Legislators who attended a series of gatherings in January at Cedar Crest are collectively off the hook.

Legislators who attended a series of gatherings in January at Cedar Crest are collectively off the hook.
Shawnee County District Attorney Chad Taylor ruled Tuesday there was not enough evidence to show substantial violations of the Open Meetings Act, but the legislators made technical violations of the law.
Kansas courts rarely impose sanctions for technical violations of open meetings law, which bars a majority of members of governing bodies discussing or taking action behind closed doors.
The admonishment from the district attorney likely will be the only consequence for the more than 90 legislators who attended the Cedar Crest gatherings.
Although the meetings at Cedar Crest may have been “technical violations” of open meetings, they were definitely violations of the spirit of the law and a violation of the public trust.
Several troubling issues arise out of this case.
First is the inability of the mostly Republican contingent to remember specifically what was discussed during the meetings.
It seems odd that when an investigation was convened concerning these meetings that 90 intelligent elected officials “could not recall” enough information about what was discussed to aid a Democrat prosecutor in his case.
Second was the allegedly ignorance of legislators in question of the tenants of the Kansas Open Meetings Act. This is an act that applies to all elected governing bodies in Kansas.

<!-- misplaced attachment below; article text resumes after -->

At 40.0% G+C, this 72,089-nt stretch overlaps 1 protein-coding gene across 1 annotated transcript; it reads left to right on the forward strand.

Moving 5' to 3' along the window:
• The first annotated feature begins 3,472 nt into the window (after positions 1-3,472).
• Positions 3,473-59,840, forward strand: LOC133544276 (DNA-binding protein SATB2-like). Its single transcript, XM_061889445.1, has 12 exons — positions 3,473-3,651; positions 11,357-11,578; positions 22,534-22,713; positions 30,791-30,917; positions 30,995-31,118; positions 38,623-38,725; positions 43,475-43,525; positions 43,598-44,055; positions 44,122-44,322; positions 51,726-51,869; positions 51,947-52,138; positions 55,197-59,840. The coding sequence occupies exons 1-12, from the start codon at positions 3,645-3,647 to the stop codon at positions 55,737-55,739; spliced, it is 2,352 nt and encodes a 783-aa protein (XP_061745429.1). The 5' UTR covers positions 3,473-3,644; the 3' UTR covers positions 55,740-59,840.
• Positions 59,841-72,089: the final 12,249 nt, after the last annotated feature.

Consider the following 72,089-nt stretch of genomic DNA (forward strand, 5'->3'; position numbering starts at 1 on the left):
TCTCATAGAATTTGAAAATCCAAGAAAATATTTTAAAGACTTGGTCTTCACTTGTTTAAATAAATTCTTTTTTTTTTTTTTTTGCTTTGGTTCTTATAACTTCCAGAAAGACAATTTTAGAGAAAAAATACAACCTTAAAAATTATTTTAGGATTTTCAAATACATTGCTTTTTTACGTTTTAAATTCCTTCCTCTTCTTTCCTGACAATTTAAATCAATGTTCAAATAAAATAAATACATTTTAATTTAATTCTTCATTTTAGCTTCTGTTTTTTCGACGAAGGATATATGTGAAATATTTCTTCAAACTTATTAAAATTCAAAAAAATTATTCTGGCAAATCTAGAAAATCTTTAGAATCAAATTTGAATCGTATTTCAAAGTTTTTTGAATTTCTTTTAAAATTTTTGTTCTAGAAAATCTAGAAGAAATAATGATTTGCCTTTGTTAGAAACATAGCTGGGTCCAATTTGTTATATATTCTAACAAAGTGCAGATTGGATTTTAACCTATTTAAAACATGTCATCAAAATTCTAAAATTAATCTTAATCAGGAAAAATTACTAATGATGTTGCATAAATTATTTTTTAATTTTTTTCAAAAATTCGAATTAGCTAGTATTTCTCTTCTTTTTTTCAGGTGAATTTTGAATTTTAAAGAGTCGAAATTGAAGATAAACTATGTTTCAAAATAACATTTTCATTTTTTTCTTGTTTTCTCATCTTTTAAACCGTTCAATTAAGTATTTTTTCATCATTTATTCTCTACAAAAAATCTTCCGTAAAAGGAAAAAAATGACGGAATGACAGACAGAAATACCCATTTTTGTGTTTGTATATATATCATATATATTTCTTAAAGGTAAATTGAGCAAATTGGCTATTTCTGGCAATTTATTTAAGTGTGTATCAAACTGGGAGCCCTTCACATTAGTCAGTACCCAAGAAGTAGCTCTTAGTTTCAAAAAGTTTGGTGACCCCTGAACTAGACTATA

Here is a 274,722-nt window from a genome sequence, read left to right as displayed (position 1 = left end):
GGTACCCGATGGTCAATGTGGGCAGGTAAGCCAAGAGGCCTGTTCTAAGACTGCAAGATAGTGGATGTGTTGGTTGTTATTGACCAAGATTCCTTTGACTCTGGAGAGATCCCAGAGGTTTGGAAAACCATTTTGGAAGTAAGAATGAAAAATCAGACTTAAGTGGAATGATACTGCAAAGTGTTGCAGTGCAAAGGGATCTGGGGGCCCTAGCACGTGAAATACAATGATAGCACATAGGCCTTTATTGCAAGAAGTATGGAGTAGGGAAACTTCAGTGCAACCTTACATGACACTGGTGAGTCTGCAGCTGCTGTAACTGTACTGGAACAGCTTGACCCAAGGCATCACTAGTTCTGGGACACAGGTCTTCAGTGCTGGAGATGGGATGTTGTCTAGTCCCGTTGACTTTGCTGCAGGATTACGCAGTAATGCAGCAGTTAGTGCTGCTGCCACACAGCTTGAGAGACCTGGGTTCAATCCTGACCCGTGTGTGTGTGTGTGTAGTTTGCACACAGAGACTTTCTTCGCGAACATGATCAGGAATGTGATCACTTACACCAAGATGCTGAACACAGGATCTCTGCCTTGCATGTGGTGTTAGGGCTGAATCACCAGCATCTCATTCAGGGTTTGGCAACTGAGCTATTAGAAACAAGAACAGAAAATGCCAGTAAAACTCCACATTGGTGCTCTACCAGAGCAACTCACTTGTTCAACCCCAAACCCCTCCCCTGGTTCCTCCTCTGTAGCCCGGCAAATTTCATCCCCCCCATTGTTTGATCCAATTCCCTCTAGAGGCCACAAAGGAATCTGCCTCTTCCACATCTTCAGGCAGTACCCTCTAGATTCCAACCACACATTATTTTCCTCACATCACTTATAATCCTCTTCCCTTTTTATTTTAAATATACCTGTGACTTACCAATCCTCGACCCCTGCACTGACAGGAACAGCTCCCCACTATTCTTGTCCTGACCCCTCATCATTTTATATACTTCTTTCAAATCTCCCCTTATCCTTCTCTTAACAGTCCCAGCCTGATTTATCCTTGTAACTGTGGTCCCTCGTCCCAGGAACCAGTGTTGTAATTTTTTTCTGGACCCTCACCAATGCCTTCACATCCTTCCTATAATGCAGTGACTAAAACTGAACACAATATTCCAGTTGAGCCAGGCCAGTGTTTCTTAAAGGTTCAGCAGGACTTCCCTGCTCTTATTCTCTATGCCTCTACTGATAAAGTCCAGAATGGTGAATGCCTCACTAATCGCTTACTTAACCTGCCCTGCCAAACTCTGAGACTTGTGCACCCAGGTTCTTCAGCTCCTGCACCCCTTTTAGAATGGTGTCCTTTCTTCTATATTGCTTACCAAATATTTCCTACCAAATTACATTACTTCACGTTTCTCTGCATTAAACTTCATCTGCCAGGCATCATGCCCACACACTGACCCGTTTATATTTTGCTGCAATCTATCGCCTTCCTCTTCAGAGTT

The idea the legislators did not understand a law that so fundamentally tied to the operation of even the most basic governing body is disturbing. Steps need to be taken so all legislators fully understand the act when they take office.
Members of the public generally don’t hear much about open meetings unless pesky journalists like us are complaining about violations.
The Open Meeting Act requires public business to be conducted in the public eye.
The spirit of the law is to bring all debate and action of public governing bodies into the light of day. This means no under-the-table-deals and no behind-closed-doors decisions.
It gives all community residents — not just journalists — the right to be informed of and to attend public meetings. Some of these meetings include school board meetings, city and county commission meetings and even the Legislature itself.
The Kansas Open Meetings Law gives you a say about how your government works. It is an essential part of democracy, and it is something every student graduating from a high school government class should understand.
The final concern created by this incident is the role of the governor himself.
The governor’s spokeswoman Tuesday was quoted as saying “the governor and his staff clearly understood KOMA and took the appropriate precautions.”
If the governor and his staff “took precautions,” they knew they were treading dangerously close to an open meetings violation.
Why go there in the first place? Why not present his agendas to the entire public? Why not open up these “gatherings” to public view? Why did the governor need to meet with legislators behind closed doors?
The governor as an individual is not subject to the open meetings law. However, as the leader of the state executive branch, the governor, whether Democrat or Republican, should be at the forefront of protecting and encouraging open government.
If the governor wants to push agendas, express opinions on public matters and sway legislators, he needs to do it in public view and not behind the closed doors of Cedar Crest.

— Cristina Janney for the McPherson Sentinel Editorial Board